Krauthammer's vendetta

Why does the conservative pundit keep insisting a Muslim spiritual leader won't condemn the Sept. 11 attacks, when it isn't true?

Published November 30, 2001 8:51PM (EST)

It's never a good sign when a once-a-week political columnist starts recycling his material, especially when it's done within just a two-month span. But let's assume that when conservative Washington Post pundit Charles Krauthammer decided to offer up a rerun in his column Nov. 23, it was simply a case of trying to coast through the hectic holidays.

What's disturbing, though, is the material Krauthammer chose to recycle: an outrageous accusation against an American Muslim spiritual leader that happens not to be true.

Krauthammer's column last week, "The Silent Imams," argued that in the wake of the Sept. 11 terrorist attacks, Muslim leaders have not been loud enough in condemning Osama bin Laden, and attacking the Islamic radicals who hijacked a global religion. "Where were the Muslim theologians and clergy, the imams and mullahs, rising around the world to declare that Sept. 11 was a crime against Islam?" wondered Krauthammer, one of Israel's staunchest media defenders.

To prove his point, the pundit trained his attention on Harvard-educated Dr. Muzammil Siddiqi of the Islamic Society of North America. Siddiqi was invited to speak at the National Cathedral prayer service in Washington on Sept. 14, attended by President Bush and former Presidents Clinton, Bush, Carter and Ford.

Siddiqi's participation in the solemn prayer service was quite brief. He read a single verse from the Quran and offered up a short prayer. (The Rev. Billy Graham gave the homily at the service.) His presence was mostly symbolic, to bolster Bush's point that the war on terrorism was not a war against Islam.

But Krauthammer criticized the imam for what he didn't say from the altar that day, for not "declaring the attacks contrary to Islam."

It's the exact same claim Krauthammer made in an earlier, Sept. 21 column: "Why did the spiritual leader of the Islamic Society of North America, Dr. Muzammil Siddiqi, not say that such terrorism is contrary to Islam in his address at the national prayer service at the Washington National Cathedral?" Krauthammer also complained that when Siddiqi said in the service, "Those that lay the plots of evil, for them is a terrible penalty," it wasn't clear from his "vague" wording whether the imam considered the hijackers or America responsible for the "plots of evil." (Siddiqi was quoting from the Quran, which Krauthammer either didn't know or didn't say.)

Clearly, reasonable people can disagree about whether a nationally televised prayer service for a nation still gripped in mourning was the appropriate time and place for Siddiqi to aggressively defend his religion. Krauthammer is entitled to his opinion that it was; others might think it wasn't. But the columnist is being morally dishonest by pretending, especially in his second column, that the imam has not spoken out against the Sept. 11 attacks. In fact, he has.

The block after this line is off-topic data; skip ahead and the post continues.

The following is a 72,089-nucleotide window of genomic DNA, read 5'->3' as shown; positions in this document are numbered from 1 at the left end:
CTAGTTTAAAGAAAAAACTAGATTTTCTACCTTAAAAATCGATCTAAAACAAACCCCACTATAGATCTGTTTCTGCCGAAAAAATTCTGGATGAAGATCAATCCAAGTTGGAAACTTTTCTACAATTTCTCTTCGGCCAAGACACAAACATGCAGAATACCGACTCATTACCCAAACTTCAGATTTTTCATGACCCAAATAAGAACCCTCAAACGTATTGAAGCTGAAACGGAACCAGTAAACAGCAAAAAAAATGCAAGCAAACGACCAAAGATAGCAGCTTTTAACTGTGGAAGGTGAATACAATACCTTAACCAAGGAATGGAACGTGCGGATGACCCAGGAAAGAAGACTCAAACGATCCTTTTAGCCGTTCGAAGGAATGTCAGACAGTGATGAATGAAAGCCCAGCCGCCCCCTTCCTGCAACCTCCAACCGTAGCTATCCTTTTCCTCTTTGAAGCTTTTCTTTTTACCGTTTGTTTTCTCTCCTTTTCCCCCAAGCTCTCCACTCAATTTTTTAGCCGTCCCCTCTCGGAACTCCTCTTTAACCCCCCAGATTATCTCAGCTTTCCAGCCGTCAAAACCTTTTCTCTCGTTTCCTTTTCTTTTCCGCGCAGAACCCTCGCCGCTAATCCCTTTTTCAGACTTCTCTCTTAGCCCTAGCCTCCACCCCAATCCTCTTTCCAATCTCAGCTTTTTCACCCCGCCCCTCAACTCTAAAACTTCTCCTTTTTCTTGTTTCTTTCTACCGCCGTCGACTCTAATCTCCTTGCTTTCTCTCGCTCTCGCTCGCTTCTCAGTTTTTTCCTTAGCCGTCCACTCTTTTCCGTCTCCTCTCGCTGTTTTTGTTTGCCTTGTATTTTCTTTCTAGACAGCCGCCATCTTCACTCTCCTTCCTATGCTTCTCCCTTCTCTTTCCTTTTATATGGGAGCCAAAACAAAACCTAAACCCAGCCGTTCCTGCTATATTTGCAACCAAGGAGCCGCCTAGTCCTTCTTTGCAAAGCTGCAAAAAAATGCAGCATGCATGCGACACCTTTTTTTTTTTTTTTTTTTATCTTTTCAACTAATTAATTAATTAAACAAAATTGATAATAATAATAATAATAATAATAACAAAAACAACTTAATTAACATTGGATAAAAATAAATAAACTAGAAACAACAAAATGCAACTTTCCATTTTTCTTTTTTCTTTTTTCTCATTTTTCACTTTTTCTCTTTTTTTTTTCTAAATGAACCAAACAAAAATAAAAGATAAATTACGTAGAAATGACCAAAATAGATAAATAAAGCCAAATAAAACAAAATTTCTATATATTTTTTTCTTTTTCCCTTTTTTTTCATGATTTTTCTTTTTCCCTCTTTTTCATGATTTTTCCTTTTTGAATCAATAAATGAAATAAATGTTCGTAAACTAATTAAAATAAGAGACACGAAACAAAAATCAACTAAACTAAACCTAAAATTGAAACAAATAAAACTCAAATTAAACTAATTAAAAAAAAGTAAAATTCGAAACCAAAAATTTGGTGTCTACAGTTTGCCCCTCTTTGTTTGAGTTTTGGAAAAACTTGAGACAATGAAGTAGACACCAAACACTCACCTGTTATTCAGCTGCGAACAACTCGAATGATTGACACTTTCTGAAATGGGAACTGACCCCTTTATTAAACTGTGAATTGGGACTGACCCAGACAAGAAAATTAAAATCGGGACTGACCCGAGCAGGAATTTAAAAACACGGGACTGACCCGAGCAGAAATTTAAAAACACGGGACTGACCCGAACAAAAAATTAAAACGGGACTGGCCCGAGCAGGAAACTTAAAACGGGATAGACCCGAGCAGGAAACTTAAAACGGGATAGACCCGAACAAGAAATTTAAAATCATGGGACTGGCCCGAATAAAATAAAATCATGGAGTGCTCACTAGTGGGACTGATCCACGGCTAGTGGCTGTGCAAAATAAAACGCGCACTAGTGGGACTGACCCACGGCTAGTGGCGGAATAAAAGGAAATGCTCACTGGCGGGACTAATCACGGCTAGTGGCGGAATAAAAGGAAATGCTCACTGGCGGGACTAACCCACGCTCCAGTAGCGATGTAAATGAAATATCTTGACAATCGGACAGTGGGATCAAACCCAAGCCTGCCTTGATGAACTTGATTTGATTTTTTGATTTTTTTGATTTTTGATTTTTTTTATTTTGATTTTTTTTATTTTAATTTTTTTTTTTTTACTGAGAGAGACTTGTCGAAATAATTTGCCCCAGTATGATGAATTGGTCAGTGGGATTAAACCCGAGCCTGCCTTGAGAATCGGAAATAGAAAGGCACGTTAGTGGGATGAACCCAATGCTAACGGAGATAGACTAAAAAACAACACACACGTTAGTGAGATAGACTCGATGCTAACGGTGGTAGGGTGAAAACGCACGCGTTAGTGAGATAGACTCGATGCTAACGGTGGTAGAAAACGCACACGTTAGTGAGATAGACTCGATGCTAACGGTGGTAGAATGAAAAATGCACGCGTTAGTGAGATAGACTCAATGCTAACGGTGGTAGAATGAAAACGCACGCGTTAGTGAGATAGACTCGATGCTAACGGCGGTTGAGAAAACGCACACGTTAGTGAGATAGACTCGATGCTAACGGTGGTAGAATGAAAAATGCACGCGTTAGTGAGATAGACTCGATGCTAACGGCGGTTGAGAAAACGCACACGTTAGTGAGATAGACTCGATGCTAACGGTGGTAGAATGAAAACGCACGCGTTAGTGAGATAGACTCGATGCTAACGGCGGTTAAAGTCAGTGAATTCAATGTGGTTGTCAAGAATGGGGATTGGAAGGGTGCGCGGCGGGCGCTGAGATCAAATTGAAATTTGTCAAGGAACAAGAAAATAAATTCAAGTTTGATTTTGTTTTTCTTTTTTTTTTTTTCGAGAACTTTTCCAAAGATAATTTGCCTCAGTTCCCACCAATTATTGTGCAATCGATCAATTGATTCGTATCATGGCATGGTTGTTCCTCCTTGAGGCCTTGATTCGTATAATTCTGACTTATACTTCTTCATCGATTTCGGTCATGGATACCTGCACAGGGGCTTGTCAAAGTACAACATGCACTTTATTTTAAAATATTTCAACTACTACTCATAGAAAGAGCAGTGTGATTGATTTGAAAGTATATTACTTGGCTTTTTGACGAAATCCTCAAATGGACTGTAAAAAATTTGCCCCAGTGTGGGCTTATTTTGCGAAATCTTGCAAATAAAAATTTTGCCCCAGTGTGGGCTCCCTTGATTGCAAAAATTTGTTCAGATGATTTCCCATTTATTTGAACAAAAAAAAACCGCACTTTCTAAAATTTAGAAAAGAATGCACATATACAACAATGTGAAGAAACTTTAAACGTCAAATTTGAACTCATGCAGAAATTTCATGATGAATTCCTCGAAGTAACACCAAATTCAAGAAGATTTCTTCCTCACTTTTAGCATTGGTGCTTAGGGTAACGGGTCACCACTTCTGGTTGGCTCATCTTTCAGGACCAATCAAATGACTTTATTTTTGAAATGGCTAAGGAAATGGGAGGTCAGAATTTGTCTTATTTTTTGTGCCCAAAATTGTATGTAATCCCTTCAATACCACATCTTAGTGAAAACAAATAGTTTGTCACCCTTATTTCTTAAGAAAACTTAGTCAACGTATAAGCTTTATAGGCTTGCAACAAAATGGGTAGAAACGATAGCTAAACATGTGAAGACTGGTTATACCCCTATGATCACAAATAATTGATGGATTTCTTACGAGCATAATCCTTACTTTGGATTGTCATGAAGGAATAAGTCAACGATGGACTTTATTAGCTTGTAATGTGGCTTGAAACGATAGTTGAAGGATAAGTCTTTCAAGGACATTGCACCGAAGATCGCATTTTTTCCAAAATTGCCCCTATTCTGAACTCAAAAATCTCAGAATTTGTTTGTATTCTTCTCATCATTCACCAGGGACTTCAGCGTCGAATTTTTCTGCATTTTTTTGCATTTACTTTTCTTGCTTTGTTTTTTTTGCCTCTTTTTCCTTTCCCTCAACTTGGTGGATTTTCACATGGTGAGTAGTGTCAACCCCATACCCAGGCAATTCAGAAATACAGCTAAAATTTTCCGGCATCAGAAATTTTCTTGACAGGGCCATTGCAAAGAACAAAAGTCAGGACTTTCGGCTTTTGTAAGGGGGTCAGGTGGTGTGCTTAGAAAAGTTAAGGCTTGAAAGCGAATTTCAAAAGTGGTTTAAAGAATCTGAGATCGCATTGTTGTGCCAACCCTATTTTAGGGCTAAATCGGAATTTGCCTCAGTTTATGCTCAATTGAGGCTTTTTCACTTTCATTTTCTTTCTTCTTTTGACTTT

On the night of Sept. 14, Siddiqi appeared on MSBNC. There, the imam was perfectly clear: "If anybody uses the name of religion [to kill], they're misusing it. Islam, the very name of the religion comes from shalom, which means peace. So, those who have used this kind of method, they have done totally demonic acts, satanic acts that had nothing to do with religion."

Either Krauthammer never saw this exchange, or sought out the transcripts, or else he chose to ignore it, because it contradicted the point he wanted to make -- twice -- with his column.

Krauthammer is also being unfair when he claims Siddiqi's prayer service remarks left the imam's feelings about the Sept. 11 terror attacks ambiguous.

Because here's the rest of Siddiqi's prayer from the Sept. 14 service, which Krauthammer conveniently neglected to reference in both of his accusatory columns:

"In broken and humble hearts and with tears in our eyes we turn to You, oh, Lord, to give us comfort, help us in our distress, keep us together as people of diverse faiths, colors and races. Keep our country strong for the sake of the good and righteousness. And protect us, oh, Lord, from all evil."

It's hard to believe Krauthammer could genuinely think Siddiqi believed "our country" was the source of "evil," given the prayer's heartfelt, grieving tone. If there were any doubt, Siddiqi dispelled it on MSNBC when he was asked what was the message from the prayer service: "That we find the real culprit -- people who have perpetrated this crime so that justice can be done to them. And we save this country and other countries from this kind of terrorism. I talked to President Bush and he has given this statement several times -- the government is determined to find the -- the real criminals, and they should be brought to justice as soon as possible."

It's not that Siddiqi is beyond reproach or criticism. Back in 1989, the Los Angeles Times reported he was noncommittal as to whether capital punishment was an appropriate punishment for Salman Rushdie, after the Ayatollah Khomeini issued a fatwa against him for supposed Islam-bashing in the book "The Satanic Verses." But Krauthammer wasn't writing about that controversy, only about the imam's post-Sept. 11 statements.

Columnists get to take license that reporters don't, but they don't have carte blanche to commit character assassination. For Krauthammer to do it against a member of the clergy not once, but twice, is unconscionable. Siddiqi deserves an apology.

By Eric Boehlert

Eric Boehlert, a former senior writer for Salon, is the author of "Lapdogs: How the Press Rolled Over for Bush."

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